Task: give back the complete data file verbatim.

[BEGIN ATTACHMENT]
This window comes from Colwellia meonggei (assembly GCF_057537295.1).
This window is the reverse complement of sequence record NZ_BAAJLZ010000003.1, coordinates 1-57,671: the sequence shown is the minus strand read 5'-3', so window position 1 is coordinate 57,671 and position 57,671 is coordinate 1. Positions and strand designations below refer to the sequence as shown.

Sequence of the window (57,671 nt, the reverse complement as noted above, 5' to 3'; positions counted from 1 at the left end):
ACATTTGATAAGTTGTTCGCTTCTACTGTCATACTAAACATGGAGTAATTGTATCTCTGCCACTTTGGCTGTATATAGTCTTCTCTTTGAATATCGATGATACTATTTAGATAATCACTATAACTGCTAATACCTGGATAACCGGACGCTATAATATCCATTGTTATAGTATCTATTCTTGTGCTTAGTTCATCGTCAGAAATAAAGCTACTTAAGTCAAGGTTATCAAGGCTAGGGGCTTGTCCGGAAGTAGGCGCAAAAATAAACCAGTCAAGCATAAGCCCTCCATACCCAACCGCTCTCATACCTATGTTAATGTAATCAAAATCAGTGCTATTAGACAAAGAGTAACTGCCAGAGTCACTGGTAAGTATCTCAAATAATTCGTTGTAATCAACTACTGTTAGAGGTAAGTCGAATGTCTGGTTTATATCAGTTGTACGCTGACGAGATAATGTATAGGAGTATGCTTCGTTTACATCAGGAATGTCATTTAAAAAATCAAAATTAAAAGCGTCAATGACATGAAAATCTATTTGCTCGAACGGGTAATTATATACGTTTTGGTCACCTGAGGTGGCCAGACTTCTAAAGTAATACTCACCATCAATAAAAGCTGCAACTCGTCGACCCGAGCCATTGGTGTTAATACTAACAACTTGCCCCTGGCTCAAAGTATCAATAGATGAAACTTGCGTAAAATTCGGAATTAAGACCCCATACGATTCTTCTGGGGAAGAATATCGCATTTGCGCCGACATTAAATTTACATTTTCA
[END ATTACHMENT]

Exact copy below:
This window comes from Colwellia meonggei (assembly GCF_057537295.1).
This window is the reverse complement of sequence record NZ_BAAJLZ010000003.1, coordinates 1-57,671: the sequence shown is the minus strand read 5'-3', so window position 1 is coordinate 57,671 and position 57,671 is coordinate 1. Positions and strand designations below refer to the sequence as shown.

Sequence of the window (57,671 nt, the reverse complement as noted above, 5' to 3'; positions counted from 1 at the left end):
ACATTTGATAAGTTGTTCGCTTCTACTGTCATACTAAACATGGAGTAATTGTATCTCTGCCACTTTGGCTGTATATAGTCTTCTCTTTGAATATCGATGATACTATTTAGATAATCACTATAACTGCTAATACCTGGATAACCGGACGCTATAATATCCATTGTTATAGTATCTATTCTTGTGCTTAGTTCATCGTCAGAAATAAAGCTACTTAAGTCAAGGTTATCAAGGCTAGGGGCTTGTCCGGAAGTAGGCGCAAAAATAAACCAGTCAAGCATAAGCCCTCCATACCCAACCGCTCTCATACCTATGTTAATGTAATCAAAATCAGTGCTATTAGACAAAGAGTAACTGCCAGAGTCACTGGTAAGTATCTCAAATAATTCGTTGTAATCAACTACTGTTAGAGGTAAGTCGAATGTCTGGTTTATATCAGTTGTACGCTGACGAGATAATGTATAGGAGTATGCTTCGTTTACATCAGGAATGTCATTTAAAAAATCAAAATTAAAAGCGTCAATGACATGAAAATCTATTTGCTCGAACGGGTAATTATATACGTTTTGGTCACCTGAGGTGGCCAGACTTCTAAAGTAATACTCACCATCAATAAAAGCTGCAACTCGTCGACCCGAGCCATTGGTGTTAATACTAACAACTTGCCCCTGGCTCAAAGTATCAATAGATGAAACTTGCGTAAAATTCGGAATTAAGACCCCATACGATTCTTCTGGGGAAGAATATCGCATTTGCGCCGACATTAAATTTACATTTTCA